Oncor Wants You Prepared for the Worst : Oncor has top three electrical safety tips for National Preparedness Month

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This month marks the fifth annual National Preparedness Month. Oncor wants to help all Texans prepare for the worst by educating them on what to do to prevent electrical-related injuries. The best way you can be prepared is through educating yourself and your family.

Additional Lifetime of Safety Resources

Safety is Oncor's No. 1 priority, and it should be one of yours, too, during National Preparedness Month and all year. In honor of that, here are Oncor's top three electrical safety tips from its year-round Lifetime of Safety campaign to follow and share with your family:

    1.   Make a storm safety kit -- Yes, we know it's September, but bad weather can still happen. Additionally, these kits are good for whenever an electrical outage occurs, whether it is storm-related or not. Storm safety kits should include a combination of the following: flashlight, bottled water, radio, pen and paper, extra batteries and a storm safety card from http://www.oncor.com/safety. Other than the card, most of these items can be found in hardware stores.

    2.   Perform the Lifetime of Safety Home Safety Checklist, an electrical safety home audit -- Going through this safety checklist, which consists of a checklist of common indoor and outdoor electrical hazards, can point out potential electrical dangers that need to be addressed before they become problems. Many problems can be fixed by the homeowner, although some may require a qualified electrician. Visit this month's Lifetime of Safety Web page at http://www.oncor.com/safety to view Oncor's audit, located in the "Additional Lifetime of Safety Resources" box.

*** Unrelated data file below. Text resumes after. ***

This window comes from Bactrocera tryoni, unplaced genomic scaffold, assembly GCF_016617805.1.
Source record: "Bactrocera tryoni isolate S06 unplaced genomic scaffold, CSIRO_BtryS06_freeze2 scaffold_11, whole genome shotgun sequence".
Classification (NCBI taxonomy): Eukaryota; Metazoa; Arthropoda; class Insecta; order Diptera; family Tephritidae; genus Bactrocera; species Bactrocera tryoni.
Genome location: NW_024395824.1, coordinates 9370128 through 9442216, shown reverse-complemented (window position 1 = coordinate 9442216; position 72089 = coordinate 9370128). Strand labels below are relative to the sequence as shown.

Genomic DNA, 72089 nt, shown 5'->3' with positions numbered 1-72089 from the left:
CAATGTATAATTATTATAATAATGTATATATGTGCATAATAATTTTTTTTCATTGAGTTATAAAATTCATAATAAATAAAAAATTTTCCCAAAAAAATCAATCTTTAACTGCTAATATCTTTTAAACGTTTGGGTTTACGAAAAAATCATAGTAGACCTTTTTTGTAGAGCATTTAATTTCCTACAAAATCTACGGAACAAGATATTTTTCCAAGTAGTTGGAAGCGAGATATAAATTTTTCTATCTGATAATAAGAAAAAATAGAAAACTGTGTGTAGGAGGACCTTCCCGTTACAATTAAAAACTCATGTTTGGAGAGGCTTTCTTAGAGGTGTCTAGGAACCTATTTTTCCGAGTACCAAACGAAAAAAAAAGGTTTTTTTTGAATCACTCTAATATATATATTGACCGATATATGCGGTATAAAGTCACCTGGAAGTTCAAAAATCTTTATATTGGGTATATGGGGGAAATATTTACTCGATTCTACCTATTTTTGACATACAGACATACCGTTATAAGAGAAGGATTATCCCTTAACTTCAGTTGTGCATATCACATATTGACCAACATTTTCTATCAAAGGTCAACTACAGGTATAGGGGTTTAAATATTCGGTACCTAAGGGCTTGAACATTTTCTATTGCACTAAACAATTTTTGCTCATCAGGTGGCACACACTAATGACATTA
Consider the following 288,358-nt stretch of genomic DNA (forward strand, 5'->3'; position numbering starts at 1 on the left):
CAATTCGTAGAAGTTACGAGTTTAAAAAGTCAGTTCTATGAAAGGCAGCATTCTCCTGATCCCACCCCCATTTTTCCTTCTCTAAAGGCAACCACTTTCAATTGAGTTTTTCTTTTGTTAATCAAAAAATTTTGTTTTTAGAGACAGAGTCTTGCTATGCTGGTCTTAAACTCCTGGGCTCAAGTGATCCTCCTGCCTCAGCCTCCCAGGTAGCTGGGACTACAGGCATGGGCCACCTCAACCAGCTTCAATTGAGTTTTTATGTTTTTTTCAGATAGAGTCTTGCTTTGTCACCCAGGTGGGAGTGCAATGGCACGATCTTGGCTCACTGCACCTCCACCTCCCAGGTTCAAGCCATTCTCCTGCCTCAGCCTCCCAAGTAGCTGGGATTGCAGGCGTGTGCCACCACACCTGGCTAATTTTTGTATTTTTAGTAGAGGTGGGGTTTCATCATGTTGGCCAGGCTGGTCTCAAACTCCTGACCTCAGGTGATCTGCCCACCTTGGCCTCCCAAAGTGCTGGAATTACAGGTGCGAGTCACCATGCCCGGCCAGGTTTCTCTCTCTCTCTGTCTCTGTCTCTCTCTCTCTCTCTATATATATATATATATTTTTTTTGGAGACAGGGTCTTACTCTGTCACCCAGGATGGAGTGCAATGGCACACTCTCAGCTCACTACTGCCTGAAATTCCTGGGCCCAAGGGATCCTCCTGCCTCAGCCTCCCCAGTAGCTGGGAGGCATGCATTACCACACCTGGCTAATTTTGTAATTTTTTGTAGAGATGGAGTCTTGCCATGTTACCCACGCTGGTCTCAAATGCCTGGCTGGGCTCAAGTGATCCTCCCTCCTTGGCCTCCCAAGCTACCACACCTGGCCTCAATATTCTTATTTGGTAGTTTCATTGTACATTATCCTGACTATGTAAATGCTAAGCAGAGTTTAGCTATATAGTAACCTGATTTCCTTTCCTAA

3.   Beware of power lines -- Contact with power lines can seriously injure or even kill someone. Teach your family, including children, to beware of power lines. If you see a downed power line, leave the area and call 9-1-1. In addition to the downed line potentially being electrified, anything touching the power line, such as a tree branch, could also be electrified. Do not touch the power line or anything else touching it. If your vehicle comes into contact with a power line, it and the ground around it may be electrified. It is safer to stay in the vehicle and wait until Oncor arrives to shut off power. Only leave if you are in imminent danger, then jump free of the vehicle, as far as you can, and hop to safety with both feet together.

To view a diagram of a storm safety kit, download an audit or view other electrical safety tips from Oncor's Lifetime of Safety program, visit http://www.oncor.com/safety.

Oncor is a regulated electric distribution and transmission business that uses superior asset management skills to provide reliable electricity delivery to consumers. Oncor operates the largest distribution and transmission system in Texas, providing power to 3 million electric delivery points over more than 102,000 miles of distribution and 14,000 miles of transmission lines. While Oncor is a subsidiary of Energy Future Holdings Corp., Oncor is a separate entity with a separate board that is comprised of a majority of independent directors.

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Megan Wright
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